Although COVID-19 led to a global economic downturn, it hasn’t ended up as severe as some early projections estimated. In June 2020, the World Bank reported that the pandemic could plunge the world into a recession not seen since World War II, but it hasn’t reached that level and seems unlikely to do so.
By many metrics, the recession hasn’t been as bad as the one in 2008, especially because some industries exceeded expectations during the pandemic. Commercial real estate, in particular, hasn’t experienced the widepread, cataclysmic downturns seen in some sectors—at least on the surface. And many analysts believe we are on the cusp of a rapid economic recovery.
Nevertheless, some types of CRE were hit far harder than others. Overall, the industry is likely still in for some turbulence, given the delay in foreclosures and evictions due to moratoriums. And CRE is going through a transitional period because of how the recession hits different aspects of the economy—and influenced some trends that were already in motion.
Here’s a look at a few of the trends impacted by COVID-19 and what they could mean for the future of commercial real estate.
The move to the suburbs is nothing new. And for all the criticism their generation receives, Millennials know what they want and don’t seem afraid to get it.
In this case, fewer Millennials are looking for apartments in downtown urban centers, instead opting for property in the suburbs. The reasons: they can buy or rent a large home with more land, the cost of living tends to be lower, and they aren’t necessarily worried about a commute if it means more comfort at home.
This generational move to the suburbs was already underway before the pandemic. Still, the fear of getting sick and the shift to remote work, among other factors, have accelerated things. And this may spur persistent demand for suburban multifamily properties in the coming years, including more construction.
This trend’s scope will depend on whether the claims heralding “the death of big cities” are overstated and how quickly those urban centers rebound after the pandemic.
Hand-in-hand with people moving away from major cities are offices setting up in suburban areas. This trend has been gaining momentum for some time, with COVID-19 again accelerating it.
Companies are adjusting, with many opening suburban offices to attract talent. The Millennial generation will dominate the workforce for the foreseeable future. And if they want to work and live in the suburbs, companies and properties will have to accommodate them.
Much like suburban multifamily CRE, these offices gained appeal because their location made it easier for employees to avoid clusters of people during COVID-19. This shift may continue, but it must be assessed in tandem with the move toward remote work, given the huge number of companies adopting some form of that model permanently. The overall demand for office square footage may lower along with a change in location.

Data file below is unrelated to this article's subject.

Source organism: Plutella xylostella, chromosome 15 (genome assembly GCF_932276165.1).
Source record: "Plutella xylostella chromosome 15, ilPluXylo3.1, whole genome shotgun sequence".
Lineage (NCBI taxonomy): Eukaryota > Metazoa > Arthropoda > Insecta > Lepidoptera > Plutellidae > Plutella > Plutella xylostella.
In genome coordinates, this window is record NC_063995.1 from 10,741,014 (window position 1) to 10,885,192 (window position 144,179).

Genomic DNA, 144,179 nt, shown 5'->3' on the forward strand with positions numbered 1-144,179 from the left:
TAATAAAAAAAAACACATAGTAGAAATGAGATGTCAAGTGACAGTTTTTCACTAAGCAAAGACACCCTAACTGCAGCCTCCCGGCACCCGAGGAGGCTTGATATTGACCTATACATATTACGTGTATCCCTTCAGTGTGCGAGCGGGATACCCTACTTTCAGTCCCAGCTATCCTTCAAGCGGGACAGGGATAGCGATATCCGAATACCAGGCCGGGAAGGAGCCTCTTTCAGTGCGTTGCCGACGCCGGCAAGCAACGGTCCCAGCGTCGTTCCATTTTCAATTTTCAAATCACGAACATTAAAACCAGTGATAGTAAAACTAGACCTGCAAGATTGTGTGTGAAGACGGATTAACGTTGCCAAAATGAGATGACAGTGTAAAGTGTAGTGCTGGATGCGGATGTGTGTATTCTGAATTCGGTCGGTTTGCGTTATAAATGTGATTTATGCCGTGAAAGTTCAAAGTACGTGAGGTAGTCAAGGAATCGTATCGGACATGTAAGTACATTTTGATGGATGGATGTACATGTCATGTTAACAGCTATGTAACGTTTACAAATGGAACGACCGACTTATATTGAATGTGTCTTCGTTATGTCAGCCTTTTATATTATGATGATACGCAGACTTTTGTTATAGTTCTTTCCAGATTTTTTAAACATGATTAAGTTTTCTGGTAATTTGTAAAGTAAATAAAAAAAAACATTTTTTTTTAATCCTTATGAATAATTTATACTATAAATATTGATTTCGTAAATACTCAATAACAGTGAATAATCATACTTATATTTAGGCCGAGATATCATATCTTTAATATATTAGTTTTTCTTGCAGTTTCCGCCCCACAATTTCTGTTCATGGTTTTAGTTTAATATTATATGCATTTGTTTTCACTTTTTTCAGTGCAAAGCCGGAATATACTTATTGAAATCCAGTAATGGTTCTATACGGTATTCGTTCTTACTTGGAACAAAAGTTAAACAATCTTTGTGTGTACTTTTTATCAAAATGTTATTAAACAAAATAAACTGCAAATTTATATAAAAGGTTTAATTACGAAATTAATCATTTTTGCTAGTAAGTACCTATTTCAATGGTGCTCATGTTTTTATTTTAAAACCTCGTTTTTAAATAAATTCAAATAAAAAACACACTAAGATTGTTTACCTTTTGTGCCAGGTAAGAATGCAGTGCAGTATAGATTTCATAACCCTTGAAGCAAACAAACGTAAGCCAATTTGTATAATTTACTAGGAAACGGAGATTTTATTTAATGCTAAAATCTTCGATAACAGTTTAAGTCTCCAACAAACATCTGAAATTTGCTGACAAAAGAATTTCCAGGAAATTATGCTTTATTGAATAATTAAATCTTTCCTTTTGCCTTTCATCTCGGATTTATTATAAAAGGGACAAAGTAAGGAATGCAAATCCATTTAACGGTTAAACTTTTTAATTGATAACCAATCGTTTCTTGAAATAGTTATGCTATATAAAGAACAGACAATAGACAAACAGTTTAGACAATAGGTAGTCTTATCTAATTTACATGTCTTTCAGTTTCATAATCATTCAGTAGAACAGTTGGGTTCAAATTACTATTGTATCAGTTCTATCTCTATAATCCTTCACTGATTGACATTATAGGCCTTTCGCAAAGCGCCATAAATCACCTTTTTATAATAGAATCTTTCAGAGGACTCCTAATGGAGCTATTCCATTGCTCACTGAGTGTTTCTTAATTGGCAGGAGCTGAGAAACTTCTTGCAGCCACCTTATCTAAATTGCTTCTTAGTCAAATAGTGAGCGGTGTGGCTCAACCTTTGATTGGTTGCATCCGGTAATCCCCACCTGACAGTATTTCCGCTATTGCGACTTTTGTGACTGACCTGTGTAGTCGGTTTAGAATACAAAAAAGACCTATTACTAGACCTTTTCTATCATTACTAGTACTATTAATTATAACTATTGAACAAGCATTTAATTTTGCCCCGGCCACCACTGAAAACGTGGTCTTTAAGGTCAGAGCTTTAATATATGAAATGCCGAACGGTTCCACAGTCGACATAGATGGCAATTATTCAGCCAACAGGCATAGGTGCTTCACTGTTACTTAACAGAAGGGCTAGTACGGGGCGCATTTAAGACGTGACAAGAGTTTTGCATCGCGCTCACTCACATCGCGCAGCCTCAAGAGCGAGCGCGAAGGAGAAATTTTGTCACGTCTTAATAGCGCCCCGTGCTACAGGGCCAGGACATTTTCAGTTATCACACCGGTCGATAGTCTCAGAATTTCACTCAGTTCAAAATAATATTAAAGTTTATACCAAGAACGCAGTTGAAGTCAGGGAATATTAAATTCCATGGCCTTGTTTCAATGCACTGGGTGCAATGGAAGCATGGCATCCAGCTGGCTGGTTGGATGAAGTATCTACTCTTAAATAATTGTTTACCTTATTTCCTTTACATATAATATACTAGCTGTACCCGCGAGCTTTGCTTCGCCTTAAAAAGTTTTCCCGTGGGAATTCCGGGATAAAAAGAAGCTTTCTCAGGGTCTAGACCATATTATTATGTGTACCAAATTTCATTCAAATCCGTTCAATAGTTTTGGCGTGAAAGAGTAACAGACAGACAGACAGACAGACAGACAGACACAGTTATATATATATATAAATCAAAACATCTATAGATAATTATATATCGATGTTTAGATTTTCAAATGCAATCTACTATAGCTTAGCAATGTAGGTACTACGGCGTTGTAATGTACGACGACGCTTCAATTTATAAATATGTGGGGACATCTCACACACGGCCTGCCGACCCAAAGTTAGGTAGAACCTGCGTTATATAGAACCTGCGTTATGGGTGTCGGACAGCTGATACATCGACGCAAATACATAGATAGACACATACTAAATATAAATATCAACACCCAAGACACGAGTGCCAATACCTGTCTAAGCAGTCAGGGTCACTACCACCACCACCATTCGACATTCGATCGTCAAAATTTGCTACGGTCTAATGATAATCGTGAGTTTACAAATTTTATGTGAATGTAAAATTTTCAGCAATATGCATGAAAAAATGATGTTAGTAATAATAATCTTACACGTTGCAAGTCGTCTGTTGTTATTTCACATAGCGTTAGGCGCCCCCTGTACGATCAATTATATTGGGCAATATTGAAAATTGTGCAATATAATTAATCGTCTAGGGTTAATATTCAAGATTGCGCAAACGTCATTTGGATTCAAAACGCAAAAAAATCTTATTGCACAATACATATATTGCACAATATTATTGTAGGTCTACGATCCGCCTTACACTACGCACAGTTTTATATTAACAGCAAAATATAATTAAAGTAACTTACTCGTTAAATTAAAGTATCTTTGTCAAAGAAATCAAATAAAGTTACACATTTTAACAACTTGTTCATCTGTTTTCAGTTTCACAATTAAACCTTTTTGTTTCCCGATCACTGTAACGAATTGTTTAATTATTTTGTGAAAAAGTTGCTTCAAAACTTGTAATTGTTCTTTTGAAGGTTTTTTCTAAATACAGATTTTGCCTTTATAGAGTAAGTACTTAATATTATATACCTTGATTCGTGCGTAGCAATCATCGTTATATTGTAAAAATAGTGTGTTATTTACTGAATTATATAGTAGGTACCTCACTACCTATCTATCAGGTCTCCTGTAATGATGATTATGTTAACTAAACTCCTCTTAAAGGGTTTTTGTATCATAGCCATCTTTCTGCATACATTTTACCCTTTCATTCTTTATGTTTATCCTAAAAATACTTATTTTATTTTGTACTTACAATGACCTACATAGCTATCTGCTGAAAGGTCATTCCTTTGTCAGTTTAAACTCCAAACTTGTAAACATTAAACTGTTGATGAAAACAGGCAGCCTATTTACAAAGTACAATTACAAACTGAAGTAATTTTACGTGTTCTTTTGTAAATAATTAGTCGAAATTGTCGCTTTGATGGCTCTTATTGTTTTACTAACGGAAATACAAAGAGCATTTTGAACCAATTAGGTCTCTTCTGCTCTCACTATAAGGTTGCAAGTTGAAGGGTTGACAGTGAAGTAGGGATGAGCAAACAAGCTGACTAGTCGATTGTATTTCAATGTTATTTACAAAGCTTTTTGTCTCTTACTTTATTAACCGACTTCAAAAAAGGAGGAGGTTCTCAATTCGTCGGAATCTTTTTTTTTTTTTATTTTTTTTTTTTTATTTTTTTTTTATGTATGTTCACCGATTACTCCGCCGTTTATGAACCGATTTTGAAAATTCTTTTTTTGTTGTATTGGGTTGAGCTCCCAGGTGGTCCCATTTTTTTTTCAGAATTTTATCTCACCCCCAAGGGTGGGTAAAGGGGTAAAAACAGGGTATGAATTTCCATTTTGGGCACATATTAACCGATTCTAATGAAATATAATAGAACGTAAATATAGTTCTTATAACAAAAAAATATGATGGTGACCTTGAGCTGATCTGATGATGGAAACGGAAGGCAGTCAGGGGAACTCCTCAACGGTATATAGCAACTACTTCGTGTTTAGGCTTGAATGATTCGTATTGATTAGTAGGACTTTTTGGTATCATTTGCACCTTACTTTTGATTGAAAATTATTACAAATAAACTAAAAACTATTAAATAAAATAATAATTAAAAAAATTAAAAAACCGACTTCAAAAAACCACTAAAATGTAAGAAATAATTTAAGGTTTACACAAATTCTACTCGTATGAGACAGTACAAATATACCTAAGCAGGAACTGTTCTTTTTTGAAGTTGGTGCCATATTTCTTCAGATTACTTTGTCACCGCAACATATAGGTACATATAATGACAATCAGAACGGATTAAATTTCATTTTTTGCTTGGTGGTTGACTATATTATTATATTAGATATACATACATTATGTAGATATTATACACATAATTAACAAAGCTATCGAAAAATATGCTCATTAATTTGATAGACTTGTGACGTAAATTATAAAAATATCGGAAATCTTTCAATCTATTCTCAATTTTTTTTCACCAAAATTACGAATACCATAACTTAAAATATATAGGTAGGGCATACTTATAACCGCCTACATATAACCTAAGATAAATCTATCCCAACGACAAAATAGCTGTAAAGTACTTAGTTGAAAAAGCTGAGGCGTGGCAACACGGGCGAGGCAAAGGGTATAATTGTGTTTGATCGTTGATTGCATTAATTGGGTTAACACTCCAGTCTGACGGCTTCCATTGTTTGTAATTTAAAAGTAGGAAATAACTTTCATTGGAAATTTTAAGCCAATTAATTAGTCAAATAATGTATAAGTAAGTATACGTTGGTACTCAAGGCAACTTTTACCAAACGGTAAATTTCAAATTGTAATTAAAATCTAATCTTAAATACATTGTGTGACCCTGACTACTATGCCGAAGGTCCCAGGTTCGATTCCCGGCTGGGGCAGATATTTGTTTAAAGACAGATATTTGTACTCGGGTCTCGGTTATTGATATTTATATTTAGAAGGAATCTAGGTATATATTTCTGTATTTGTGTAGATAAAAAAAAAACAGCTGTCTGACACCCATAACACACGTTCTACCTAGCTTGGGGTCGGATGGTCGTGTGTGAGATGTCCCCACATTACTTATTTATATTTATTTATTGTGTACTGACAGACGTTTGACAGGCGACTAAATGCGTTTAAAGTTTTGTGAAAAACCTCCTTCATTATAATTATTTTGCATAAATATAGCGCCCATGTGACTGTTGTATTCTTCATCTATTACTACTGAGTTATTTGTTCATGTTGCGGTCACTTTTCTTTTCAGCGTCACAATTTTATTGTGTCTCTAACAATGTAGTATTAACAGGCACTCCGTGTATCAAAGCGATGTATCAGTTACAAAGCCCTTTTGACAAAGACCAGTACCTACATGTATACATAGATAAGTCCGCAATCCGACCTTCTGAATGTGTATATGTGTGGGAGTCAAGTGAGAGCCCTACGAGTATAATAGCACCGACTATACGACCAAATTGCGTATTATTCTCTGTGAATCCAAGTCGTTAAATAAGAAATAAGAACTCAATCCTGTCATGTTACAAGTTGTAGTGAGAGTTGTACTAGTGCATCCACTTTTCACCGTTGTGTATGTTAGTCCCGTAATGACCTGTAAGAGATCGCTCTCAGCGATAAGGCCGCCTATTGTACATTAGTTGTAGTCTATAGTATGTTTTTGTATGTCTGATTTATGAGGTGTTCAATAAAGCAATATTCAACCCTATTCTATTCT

There was some pre-pandemic movement toward the hotelization of the office. The idea is that the workplace contains many at-home amenities, like a kitchen, fitness center, comfortable furniture, and private spaces. Much of this trend—along with the customization that tenants routinely expected in large office leases—came to a virtual standstill last year.
In essence, it made little sense for businesses or property owners to make significant investments in a climate of extreme uncertainty. And because the pandemic spurred tenants to sign shorter leases, the numbers became questionable, and lenders were understandably hesitant to back such projects.
However, the return to the office following COVID-19 and a corresponding economic boom may put customized offices with enhanced amenities back on the table. Analysts from major financial institutions are projecting 6-7 % growth in gross domestic output this year, along with a hiring spree that may result in near-record employment.
As economic confidence increases along with the competition for talent, employers could take another look at customizing offices. And they may start signing the longer-term leases that make doing so possible.
As we get closer to mass vaccinations and, eventually, herd immunity from the coronavirus pandemic, there will be questions about these trends’ durability.
However, we don’t yet know if the vaccines will completely work against the virus’s emerging variants. And analysts are uncertain of the extent to which behavior will change after herd immunity is achieved—specifically, how much and how quickly individuals will return to pre-pandemic norms.
COVID-19 sped up certain changes, but some of them aren’t a big surprise to many investors. For example, the move to the suburbs has been happening for years, despite its new momentum. In every case, investors, developers, tenants, and other stakeholders should avoid putting complete faith in any trend and continue to pay close attention to local economic, broad-CRE, and sector-specific outlooks.
Whether you are a tenant, property owner, or potential investor, Morris Southeast Group can help as you assess the best way to proceed. Give us a call at 954.474.1776 for commercial property advice you can trust. You can also speak with Ken Morris directly at 954.240.4400 or email@example.com.